Snapdeal Faces Heat As Sales Growth Slows
The startup's gross sales, excluding discounts and product returns, rose just 90 per cent in the year ended March 2016 from 301 per cent in the previous year
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Kunal Bahl and Rohit Bansal started Snapdeal in 2010 as an online deals site but soon it became a major rival to online marketplaces Flipkart and Amazon India. But today questions are being asked if Snapdeal is sandwiched between the two larger rivals and if there is place for a third player in the marketplace at all.
According to a presentation by SoftBank Group, Snapdeal's largest investor, Snapdeal's gross merchandise value (GMV), which exclude discounts and product returns, grew just 90 per cent in the year ended March 2016 from 301 per cent in the previous year, a slowdown of more than three times - an indication that Snapdeal is facing severe heat from its larger competitors and investors.
But it's too early to deduce anything yet as India is in a unique situation where so many e-commerce players are competing together, said Abhishek Goyal, founder of Traxcn, a company that tracks startups. "The cards are still open, we will have to wait and watch," he told BW Businessworld.
A Snapdeal spokesperson said in an email response, "Our shipment volumes have grown rapidly and in the period Jan-March 2016, our shipment volume was 1.96 times of the volume in the same period last year. In a growing market, we have not only increased our shipping volumes, but also our share of the market. Further, in the past one year, we have tripled the number of sellers from 100,000 to 300,000 and also tripled the assortment available on our platform to more than 35 million products."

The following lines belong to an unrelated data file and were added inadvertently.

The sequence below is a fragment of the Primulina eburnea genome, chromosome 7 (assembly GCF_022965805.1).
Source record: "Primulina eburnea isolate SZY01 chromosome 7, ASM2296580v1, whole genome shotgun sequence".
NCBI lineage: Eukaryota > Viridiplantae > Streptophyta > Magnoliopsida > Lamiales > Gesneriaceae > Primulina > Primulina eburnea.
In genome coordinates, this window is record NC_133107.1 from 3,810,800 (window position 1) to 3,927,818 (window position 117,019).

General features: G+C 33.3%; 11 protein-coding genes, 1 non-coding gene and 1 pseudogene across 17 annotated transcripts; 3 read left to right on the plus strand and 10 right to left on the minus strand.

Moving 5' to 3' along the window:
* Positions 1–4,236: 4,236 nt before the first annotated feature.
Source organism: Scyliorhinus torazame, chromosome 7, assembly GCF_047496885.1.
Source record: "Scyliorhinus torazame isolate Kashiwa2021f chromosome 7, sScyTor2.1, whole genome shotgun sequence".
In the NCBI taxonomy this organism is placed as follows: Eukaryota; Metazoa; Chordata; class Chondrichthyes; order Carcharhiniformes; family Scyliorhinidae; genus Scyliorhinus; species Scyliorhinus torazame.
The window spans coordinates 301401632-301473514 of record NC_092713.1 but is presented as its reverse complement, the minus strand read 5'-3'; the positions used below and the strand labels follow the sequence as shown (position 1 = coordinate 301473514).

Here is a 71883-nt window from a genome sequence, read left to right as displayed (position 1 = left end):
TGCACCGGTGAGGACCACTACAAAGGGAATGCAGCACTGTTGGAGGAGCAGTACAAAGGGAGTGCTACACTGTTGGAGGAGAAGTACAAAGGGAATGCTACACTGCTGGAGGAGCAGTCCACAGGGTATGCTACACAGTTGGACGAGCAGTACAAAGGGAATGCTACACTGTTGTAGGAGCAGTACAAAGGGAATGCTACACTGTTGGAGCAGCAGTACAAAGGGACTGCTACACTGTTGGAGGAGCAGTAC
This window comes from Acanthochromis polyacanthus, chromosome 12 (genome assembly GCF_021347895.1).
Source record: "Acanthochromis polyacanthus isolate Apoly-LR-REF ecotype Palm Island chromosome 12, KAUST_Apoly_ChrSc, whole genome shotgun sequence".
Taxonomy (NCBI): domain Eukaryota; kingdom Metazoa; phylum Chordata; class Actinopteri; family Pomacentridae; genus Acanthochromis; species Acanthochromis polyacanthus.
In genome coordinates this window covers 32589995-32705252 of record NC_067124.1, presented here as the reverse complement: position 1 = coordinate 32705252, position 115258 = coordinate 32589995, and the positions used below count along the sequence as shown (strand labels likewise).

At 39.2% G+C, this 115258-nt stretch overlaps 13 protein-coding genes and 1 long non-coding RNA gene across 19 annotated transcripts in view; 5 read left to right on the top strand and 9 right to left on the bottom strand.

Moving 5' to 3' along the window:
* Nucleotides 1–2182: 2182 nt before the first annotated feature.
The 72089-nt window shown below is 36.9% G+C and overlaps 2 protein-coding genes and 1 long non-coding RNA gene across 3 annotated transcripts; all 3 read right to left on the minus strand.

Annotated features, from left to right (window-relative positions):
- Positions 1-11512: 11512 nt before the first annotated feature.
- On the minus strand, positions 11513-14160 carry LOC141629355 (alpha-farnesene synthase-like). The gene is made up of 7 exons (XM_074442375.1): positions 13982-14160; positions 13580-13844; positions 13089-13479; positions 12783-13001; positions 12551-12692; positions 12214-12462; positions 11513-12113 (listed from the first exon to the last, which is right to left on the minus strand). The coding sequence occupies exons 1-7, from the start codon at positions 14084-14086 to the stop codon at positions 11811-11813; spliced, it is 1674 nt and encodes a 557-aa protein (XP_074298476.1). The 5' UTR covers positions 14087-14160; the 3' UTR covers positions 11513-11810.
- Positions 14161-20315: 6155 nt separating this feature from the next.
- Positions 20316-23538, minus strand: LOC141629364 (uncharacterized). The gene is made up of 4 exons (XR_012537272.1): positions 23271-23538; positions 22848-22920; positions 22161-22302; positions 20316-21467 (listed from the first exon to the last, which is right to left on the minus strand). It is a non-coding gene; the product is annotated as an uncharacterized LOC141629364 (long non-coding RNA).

The spokesperson added that all growth initiatives of Snapdeal are aligned with their vision of having 20 million daily transacting users (DTUs) on their platform by 2020.
Snapdeal has raised roughly $2 billion from the likes of SoftBank, Kalaari Capital, Alibaba Group Holdings, Foxconn Technology Group, eBay, and Nexus Venture Partners.
Rival Flipkart has till date mopped up 12 rounds of equity funding worth a total of $3.15 billion. Recently, two of its mutual fund investors, Fidelity Rutland Square Trust II and VALIC Co, marked down the valuation of their holdings in Flipkart by 20 per cent. Amazon's group CEO Jeff Bezos has committed $2 billion of investment for the company's India operations.
Snapdeal's slowdown in GMV comes at a time when investors are increasingly getting worried about e-commerce businesses in India as none of them are profitable yet. With 3-5 years being the typical time frame when private equities (PEs) usually expect companies to be profitable, time seems to be running out fast for these startups. The situation is even grimmer for Snapdeal as it has to battle stiff competition from its larger rivals.